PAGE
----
Two musicians making a connecting flight in Charlotte, North Carolina, to Fayetteville, Arkansas, over the weekend say that US Airways wouldn’t let them board the plane with their instruments.
Violinists Nicolas Kendall and Zach De Pue were on their way to meet the bassist in their band, Time for Three, and play at the Artosphere Arts and Nature Festival.
“We were trying to make a connection in Charlotte, and the captain and crew told us that our violins were not allowed on the flight!” Kendall said on YouTube. “They literally left us alone on the tarmac without any direction. Amazing! Are violins dangerous? It’s hard enough to make it as a classical musician.”
In response, De Pue pulled out his bow and began playing on the tarmac while Kendall recorded and tried to ask the plane’s crew for an explanation. Less than 20 seconds into the video, a crew member pulled a curtain at the plane’s door.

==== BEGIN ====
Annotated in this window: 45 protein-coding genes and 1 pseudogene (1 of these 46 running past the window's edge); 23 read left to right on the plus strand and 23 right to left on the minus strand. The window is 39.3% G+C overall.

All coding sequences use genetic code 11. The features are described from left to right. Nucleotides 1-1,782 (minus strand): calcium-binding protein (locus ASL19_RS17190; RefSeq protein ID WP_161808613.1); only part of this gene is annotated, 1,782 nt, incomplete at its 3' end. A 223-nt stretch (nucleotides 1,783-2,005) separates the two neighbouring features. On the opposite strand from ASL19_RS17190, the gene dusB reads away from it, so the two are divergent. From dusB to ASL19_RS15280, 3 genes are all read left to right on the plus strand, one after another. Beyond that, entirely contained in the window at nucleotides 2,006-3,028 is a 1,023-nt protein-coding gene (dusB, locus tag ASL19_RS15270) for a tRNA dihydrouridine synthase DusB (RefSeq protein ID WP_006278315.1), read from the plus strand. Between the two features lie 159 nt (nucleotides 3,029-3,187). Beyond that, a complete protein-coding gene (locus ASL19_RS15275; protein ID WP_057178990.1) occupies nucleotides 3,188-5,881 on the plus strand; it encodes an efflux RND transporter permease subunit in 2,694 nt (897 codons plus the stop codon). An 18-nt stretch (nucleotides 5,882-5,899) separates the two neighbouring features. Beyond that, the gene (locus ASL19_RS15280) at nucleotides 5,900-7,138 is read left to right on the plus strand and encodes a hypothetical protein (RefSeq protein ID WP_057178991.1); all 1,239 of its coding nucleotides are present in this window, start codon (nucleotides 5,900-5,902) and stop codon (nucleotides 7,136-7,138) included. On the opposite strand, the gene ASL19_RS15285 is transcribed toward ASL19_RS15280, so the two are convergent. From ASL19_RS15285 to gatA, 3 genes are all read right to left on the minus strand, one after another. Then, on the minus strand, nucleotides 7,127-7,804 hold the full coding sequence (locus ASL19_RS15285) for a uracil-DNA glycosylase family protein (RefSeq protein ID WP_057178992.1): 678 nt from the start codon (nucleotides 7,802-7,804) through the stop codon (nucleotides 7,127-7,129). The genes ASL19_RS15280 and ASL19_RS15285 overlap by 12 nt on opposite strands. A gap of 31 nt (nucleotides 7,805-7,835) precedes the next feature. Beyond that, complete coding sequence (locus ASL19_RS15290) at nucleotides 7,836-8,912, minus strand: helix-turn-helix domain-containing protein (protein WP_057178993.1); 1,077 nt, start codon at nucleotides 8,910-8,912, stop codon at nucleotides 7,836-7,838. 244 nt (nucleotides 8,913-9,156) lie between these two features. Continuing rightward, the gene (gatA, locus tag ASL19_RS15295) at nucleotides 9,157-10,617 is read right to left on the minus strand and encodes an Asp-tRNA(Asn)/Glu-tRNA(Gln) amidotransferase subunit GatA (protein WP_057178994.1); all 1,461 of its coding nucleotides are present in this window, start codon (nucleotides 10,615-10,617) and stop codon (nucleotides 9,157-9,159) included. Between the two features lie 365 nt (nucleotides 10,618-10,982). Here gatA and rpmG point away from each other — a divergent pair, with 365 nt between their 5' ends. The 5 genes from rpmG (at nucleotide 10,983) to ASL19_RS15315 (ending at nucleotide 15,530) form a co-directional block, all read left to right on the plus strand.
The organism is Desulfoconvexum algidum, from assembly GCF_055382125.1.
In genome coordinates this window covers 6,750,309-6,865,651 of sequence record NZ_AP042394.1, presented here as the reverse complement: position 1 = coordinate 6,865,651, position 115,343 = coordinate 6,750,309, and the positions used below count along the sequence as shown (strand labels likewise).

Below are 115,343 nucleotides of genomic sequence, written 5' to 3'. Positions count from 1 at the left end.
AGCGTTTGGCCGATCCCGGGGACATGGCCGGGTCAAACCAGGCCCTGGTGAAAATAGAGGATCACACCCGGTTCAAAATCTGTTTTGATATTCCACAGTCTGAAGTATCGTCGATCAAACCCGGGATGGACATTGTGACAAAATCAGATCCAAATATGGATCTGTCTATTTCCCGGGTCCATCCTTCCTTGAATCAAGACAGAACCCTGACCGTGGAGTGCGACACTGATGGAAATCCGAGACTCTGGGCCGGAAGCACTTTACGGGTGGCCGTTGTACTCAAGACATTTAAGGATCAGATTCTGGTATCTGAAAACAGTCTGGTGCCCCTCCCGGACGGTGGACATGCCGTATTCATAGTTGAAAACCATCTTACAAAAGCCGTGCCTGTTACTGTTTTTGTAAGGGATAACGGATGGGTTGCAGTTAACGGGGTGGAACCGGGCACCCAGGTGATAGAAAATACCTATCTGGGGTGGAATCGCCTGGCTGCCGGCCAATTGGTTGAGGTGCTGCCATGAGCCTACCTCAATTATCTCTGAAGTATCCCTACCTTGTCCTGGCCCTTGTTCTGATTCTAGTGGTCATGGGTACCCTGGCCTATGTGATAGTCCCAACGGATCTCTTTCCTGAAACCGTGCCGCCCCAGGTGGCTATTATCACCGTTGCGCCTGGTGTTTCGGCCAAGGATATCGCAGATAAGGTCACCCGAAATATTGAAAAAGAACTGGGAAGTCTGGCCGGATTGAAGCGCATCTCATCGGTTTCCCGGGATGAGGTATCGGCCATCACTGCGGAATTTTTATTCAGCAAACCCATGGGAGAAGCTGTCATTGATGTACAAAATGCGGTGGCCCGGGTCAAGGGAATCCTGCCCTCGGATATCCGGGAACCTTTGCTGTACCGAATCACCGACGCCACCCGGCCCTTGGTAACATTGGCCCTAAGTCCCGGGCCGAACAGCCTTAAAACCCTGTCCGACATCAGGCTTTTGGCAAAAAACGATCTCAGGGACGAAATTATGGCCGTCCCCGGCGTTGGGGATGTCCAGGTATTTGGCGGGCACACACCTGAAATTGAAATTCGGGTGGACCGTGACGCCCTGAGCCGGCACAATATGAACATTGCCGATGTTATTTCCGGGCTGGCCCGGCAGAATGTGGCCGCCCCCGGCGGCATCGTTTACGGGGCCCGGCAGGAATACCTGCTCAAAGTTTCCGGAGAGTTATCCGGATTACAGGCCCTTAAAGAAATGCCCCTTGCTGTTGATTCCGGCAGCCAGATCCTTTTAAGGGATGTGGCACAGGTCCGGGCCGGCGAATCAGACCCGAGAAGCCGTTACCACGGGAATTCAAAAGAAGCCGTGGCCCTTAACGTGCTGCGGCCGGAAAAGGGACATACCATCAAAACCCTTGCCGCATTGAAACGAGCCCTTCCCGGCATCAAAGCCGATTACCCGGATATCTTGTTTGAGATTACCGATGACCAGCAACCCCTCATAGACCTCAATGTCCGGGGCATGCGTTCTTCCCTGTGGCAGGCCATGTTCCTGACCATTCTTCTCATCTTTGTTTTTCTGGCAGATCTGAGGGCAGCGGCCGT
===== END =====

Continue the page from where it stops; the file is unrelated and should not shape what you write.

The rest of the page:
“Bach would be very upset,” De Pue said, finishing the song.
Kendall asked how many other fellow violinists had experienced such an issue.
Watch the incident play out (content warning: some strong language):
Later, on the band’s Twitter feed, the pair explained that a flight attendant had told them their instruments had to be checked.
US Airways’ website states that instruments can be carried on or checked. If brought as a carry-on, the instrument must pass through a TSA screening and is subject to airline rules of only allowing one carry-on and one personal item.
They later said on Twitter that an agent booked them on another flight to Arkansas and that the “violins are safe.”
A US Airways spokesman told TheBlaze Tuesday that the plane was a smaller regional jet and that its crew was following policy and made a judgement call based on carry-on size allowances.
When they couldn’t reach an agreement with musicians, it was decided to book them on a later flight — though the musicians noted on Twitter that they felt the plane was the same size as the previous one.
The spokesman said that the airline apologizes for the inconvenience, but wishes the band ”good playing and good luck” at the festival.
Kendall did not return TheBlaze’s request for comment.
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